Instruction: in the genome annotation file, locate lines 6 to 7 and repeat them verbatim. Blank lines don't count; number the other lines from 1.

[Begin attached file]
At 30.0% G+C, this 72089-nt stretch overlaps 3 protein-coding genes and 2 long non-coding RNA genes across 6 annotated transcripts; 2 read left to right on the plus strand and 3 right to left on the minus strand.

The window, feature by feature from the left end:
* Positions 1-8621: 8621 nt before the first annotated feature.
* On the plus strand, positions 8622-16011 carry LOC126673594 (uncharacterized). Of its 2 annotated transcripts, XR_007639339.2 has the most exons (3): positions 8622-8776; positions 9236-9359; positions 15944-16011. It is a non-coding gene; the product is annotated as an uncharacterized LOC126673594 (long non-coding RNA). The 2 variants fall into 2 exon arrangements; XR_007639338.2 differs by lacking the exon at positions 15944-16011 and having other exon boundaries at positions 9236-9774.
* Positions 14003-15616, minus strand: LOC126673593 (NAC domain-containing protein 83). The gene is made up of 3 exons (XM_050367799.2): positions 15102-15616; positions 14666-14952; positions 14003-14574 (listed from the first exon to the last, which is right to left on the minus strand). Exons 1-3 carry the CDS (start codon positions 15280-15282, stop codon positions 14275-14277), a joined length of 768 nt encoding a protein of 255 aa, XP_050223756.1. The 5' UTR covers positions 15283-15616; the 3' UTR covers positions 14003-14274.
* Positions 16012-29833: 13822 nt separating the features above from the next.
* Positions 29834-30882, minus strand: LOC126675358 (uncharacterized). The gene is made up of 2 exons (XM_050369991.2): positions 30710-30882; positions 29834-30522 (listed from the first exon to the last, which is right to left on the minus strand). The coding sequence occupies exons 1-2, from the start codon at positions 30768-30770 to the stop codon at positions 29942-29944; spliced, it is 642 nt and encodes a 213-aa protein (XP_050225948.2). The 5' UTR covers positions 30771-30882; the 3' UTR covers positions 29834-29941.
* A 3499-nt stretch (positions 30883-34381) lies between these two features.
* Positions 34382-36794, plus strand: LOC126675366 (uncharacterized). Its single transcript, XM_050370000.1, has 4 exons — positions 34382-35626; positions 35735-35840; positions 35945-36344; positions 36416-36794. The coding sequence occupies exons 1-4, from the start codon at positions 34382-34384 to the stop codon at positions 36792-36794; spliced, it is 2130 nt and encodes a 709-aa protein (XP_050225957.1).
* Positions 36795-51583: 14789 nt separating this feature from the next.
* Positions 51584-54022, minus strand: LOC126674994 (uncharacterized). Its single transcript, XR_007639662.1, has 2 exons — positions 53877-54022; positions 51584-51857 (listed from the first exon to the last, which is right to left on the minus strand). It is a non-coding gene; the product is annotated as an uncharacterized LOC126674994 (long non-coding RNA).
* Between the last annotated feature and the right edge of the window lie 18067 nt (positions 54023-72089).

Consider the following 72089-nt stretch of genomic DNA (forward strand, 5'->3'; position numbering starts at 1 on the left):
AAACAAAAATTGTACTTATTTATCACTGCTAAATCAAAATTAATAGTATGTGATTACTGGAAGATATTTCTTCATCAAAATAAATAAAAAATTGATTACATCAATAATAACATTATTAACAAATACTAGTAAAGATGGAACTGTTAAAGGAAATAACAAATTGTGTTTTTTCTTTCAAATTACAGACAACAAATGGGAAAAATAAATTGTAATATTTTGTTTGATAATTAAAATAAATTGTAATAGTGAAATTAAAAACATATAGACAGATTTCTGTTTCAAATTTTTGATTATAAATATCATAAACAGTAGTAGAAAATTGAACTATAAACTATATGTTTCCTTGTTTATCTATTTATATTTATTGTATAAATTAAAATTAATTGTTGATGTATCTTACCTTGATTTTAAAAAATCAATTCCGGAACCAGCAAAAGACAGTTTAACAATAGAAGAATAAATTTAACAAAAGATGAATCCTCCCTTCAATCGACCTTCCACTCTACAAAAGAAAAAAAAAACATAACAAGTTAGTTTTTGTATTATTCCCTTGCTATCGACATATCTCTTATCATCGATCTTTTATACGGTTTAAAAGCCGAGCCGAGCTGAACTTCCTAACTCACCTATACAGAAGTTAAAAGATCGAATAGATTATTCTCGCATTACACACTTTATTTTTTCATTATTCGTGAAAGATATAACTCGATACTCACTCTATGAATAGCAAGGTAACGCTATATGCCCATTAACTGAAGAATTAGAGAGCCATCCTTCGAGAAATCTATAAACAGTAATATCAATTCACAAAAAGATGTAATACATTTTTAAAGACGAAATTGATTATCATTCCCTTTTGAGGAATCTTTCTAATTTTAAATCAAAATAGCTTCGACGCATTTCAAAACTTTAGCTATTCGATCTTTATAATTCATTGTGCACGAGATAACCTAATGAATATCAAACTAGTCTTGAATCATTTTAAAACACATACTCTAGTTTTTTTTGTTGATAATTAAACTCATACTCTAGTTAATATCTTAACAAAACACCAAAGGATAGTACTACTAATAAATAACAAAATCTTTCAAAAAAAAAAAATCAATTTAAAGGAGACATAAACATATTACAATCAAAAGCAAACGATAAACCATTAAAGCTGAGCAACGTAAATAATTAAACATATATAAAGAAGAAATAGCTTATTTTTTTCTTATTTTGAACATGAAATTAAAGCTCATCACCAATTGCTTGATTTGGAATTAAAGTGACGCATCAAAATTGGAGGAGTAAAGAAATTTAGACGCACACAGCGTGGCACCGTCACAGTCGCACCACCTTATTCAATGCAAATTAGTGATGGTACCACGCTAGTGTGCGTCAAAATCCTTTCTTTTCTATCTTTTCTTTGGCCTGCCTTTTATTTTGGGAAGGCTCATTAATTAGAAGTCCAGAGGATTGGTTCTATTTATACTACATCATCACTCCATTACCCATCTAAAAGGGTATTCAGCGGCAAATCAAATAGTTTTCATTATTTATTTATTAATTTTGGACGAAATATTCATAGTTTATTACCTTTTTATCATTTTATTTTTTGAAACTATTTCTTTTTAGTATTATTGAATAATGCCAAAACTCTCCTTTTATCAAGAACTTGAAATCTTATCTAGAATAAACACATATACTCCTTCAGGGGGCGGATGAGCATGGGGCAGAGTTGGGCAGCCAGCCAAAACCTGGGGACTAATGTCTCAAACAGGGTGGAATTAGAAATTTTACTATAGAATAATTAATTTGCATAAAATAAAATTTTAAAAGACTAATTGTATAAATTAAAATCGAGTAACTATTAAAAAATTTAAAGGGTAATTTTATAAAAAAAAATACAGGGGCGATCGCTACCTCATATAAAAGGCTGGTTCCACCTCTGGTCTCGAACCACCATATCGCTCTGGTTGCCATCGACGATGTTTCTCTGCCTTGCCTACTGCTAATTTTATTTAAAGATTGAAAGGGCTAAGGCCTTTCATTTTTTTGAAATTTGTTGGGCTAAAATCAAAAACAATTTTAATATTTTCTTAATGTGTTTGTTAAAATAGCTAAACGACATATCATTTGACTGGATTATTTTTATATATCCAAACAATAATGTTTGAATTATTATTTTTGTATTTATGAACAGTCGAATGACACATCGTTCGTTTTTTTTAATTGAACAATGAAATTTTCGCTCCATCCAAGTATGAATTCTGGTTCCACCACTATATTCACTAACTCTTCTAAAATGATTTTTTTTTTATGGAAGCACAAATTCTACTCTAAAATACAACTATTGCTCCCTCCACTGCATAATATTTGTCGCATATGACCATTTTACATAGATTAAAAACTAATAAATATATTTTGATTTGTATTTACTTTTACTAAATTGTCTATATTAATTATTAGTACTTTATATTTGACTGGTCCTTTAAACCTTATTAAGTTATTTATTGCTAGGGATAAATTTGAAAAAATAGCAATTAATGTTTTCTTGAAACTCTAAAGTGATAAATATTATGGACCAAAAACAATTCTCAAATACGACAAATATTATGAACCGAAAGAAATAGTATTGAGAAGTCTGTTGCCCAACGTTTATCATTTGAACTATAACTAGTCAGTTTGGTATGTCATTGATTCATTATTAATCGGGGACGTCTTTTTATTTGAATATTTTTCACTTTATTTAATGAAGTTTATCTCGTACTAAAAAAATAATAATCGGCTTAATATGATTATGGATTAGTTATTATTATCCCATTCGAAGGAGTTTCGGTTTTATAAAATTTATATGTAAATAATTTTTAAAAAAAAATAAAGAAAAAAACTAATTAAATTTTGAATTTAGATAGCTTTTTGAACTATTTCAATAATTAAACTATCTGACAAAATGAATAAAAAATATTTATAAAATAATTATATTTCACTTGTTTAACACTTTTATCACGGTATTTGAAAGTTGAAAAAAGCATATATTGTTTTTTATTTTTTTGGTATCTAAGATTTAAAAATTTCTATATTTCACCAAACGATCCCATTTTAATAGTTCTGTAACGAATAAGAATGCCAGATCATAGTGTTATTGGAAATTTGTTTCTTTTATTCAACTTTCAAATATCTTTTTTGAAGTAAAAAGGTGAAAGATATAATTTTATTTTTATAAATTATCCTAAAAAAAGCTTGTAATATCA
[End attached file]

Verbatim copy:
* Positions 16012-29833: 13822 nt separating the features above from the next.
* Positions 29834-30882, minus strand: LOC126675358 (uncharacterized). The gene is made up of 2 exons (XM_050369991.2): positions 30710-30882; positions 29834-30522 (listed from the first exon to the last, which is right to left on the minus strand). The coding sequence occupies exons 1-2, from the start codon at positions 30768-30770 to the stop codon at positions 29942-29944; spliced, it is 642 nt and encodes a 213-aa protein (XP_050225948.2). The 5' UTR covers positions 30771-30882; the 3' UTR covers positions 29834-29941.